US President Donald Trump’s former lawyer Michael Cohen has made a surprise appearance before a federal judge and pleaded guilty to lying to Congress.
Cohen said he covered up that he was negotiating a real estate deal in Moscow on Mr Trump’s behalf during the heat of his campaign for the Republican presidential nomination.
Mr Trump called Cohen a “weak person” who is lying to get a lighter sentence.
The charge was brought by special counsel Robert Mueller, who is investigating Russian interference in the presidential election, and was the result of his co-operation with that probe.
His comments made clear that his communications with Mr Trump about the project were much more frequent than he had suggested.
Cohen, wearing a blue tie and dark suit, was noticeably relaxed throughout the appearance in a packed Manhattan courtroom, unlike his irritable and emotional demeanour when he entered a guilty plea during the summer.
The 52-year-old told the judge he lied about the timing of the negotiations, his communications with people in the company and in Russia about the deal, and other details to be loyal to Mr Trump and consistent with Mr Trump’s “political messaging”.
Among other lies, Cohen said he told Congress that all discussions about building a Trump Tower in Moscow had ended by January 2016, when they had actually continued until June of that year.
He said he also lied about his contacts with Russian officials and lied when he said he never agreed to travel to Russia in connection with the project and never discussed with Mr Trump plans to travel to Moscow to support the project.
Prosecutors said in a court document that Cohen had misled Congress to give a false impression that the Moscow project had ended before the Iowa caucus and first Republican presidential primary in 2016.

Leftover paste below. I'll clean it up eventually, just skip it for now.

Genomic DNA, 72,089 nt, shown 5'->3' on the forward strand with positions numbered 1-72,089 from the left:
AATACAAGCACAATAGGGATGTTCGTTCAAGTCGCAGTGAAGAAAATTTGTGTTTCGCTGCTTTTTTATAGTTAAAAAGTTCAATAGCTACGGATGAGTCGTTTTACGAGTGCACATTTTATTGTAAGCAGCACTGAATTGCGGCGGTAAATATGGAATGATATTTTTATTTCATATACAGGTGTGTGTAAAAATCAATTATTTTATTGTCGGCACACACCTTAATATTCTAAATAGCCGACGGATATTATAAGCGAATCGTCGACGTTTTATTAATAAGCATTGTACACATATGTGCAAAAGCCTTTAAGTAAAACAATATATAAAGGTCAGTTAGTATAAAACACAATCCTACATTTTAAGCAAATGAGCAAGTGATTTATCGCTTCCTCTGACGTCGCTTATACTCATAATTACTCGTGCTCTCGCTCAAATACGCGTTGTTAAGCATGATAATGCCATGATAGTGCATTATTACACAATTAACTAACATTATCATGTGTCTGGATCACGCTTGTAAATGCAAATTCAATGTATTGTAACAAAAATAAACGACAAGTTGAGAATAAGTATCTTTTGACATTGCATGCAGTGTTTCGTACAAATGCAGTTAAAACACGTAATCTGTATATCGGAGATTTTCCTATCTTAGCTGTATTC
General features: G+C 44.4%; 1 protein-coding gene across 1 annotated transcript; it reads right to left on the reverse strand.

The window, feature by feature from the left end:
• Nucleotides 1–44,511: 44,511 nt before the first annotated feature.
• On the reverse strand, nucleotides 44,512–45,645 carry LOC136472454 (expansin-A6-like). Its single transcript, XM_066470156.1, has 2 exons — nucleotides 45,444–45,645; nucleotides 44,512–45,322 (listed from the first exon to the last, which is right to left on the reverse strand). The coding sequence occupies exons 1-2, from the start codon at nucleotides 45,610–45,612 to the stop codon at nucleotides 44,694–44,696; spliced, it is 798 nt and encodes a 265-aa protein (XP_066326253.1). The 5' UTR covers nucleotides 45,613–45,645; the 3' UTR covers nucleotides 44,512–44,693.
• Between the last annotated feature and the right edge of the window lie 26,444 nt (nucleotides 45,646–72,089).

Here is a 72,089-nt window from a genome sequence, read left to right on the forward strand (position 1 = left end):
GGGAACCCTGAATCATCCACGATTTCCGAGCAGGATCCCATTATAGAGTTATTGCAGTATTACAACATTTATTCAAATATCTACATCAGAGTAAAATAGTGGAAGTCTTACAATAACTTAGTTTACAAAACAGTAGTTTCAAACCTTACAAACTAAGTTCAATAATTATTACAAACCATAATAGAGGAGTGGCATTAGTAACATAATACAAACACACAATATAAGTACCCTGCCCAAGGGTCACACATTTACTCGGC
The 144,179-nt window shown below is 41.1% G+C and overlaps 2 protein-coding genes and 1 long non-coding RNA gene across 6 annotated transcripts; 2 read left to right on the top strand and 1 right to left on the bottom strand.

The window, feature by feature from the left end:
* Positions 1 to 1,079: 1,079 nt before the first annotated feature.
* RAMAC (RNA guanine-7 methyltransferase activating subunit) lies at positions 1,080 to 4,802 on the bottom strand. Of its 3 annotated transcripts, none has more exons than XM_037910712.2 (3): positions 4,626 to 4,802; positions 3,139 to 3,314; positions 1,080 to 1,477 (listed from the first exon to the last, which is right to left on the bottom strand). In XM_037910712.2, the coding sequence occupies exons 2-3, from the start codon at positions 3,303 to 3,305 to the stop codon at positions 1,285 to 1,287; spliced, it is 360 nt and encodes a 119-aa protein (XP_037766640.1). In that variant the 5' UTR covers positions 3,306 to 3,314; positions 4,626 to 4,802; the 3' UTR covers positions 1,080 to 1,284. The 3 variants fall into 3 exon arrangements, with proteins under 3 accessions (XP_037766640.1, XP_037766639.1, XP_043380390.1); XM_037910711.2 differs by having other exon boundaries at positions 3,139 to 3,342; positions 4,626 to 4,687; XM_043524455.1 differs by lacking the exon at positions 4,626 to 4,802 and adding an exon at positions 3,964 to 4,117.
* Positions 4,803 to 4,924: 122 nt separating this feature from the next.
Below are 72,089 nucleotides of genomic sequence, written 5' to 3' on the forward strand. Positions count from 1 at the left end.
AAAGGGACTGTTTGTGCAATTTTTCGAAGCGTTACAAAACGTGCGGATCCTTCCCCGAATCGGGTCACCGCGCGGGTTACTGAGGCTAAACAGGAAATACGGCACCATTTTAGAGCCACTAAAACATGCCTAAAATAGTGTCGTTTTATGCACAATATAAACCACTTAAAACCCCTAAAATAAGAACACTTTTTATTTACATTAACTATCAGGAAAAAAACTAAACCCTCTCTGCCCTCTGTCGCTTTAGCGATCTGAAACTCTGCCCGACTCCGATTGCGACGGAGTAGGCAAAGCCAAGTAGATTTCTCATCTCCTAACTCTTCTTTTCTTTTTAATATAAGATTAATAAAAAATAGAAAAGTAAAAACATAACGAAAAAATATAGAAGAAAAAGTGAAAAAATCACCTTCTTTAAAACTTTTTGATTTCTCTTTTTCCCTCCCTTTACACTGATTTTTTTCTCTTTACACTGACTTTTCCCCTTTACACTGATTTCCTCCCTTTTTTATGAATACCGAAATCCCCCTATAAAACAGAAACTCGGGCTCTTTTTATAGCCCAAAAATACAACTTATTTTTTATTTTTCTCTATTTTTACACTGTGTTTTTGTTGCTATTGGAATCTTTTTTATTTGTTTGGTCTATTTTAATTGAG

As he left the White House shortly after the court proceedings concluded, Mr Trump called Cohen “a weak person”.
“Michael Cohen is lying and he’s trying to get a reduced sentence,” Mr Trump said.
Nothing said in court, or in associated court filings, addressed whether Mr Trump or his aides had directed Cohen to mislead Congress.
Cohen, who is scheduled to be sentenced on December 12, declined to comment as he left the courtroom.
His lawyer Guy Petrillo noted that a letter from federal prosecutors showed that Cohen’s co-operation with Mr Mueller will be described to Cohen’s sentencing judge.
However, the letter makes clear that Cohen is not receiving the kind of “5K1.1” letter written on behalf of formal government co-operators.
Reacting to the plea, House Speaker Paul Ryan said Cohen “should be prosecuted to the extent of the law. That’s why we put people under oath”.
Cohen gave a statement to congressional committees last year saying the president’s company pursued a project in Moscow during the Republican primary but that the plan was abandoned “for a variety of business reasons”.
He also said he sent an email to the spokesman for Russian President Vladimir Putin as part of the potential deal.
In his statement, he said that he worked on the real estate proposal with Felix Sater, a Russia-born associate who he said claimed to have deep connections in Moscow.
The discussions about the potential development began after Mr Trump had declared his candidacy.
Cohen had said the talks ended when he determined that the project was not feasible.
He had also disclosed that Mr Trump was personally aware of the deal, signing a letter of intent and discussing it with Cohen on two other occasions.